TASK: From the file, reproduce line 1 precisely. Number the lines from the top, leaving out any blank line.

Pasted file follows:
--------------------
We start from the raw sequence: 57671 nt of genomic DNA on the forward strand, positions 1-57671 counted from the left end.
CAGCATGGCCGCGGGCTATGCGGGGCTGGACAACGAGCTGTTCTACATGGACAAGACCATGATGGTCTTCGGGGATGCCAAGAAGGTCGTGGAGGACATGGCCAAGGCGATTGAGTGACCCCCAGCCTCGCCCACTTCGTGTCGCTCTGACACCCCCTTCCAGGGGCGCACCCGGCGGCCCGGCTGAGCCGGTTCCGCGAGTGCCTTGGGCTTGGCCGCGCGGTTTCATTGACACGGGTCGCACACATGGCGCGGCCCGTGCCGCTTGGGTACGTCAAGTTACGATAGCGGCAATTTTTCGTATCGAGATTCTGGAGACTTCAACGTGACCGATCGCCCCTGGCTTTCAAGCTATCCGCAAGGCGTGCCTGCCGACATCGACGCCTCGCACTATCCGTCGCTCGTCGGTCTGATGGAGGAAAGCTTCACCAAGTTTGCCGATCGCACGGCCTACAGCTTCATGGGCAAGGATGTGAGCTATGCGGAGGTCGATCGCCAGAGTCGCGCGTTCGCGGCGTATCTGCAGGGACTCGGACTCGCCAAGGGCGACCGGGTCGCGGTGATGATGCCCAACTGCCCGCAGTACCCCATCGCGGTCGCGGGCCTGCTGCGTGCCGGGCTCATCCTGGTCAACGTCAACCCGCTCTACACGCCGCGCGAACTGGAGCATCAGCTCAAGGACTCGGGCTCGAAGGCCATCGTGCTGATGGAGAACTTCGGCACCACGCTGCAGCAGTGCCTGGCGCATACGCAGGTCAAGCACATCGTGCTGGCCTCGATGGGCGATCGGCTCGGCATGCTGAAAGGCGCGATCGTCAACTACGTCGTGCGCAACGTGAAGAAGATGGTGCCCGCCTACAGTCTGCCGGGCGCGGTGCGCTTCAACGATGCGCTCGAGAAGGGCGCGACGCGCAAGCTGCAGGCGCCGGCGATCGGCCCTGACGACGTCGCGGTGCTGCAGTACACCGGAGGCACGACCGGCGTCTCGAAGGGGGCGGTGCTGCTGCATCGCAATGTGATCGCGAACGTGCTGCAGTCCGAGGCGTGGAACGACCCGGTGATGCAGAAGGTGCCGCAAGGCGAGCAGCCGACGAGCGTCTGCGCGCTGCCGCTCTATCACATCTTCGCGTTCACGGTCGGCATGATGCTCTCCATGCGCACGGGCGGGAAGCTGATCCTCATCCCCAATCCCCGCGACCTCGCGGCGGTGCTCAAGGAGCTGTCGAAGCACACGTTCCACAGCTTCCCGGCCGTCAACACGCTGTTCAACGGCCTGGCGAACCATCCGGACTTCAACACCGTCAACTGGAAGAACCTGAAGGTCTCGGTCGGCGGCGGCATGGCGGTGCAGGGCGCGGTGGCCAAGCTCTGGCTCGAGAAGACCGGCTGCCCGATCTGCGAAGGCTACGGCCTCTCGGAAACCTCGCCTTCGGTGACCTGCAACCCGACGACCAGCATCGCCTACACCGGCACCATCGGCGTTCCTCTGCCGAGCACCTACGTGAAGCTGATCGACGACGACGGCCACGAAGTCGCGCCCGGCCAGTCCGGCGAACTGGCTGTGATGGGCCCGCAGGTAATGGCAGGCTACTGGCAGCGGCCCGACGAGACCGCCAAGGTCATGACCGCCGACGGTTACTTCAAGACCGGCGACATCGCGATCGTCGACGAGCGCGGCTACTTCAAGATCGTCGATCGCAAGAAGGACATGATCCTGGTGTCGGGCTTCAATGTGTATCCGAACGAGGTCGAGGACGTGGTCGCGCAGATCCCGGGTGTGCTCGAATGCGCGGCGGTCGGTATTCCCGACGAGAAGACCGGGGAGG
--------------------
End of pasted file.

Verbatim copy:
We start from the raw sequence: 57671 nt of genomic DNA on the forward strand, positions 1-57671 counted from the left end.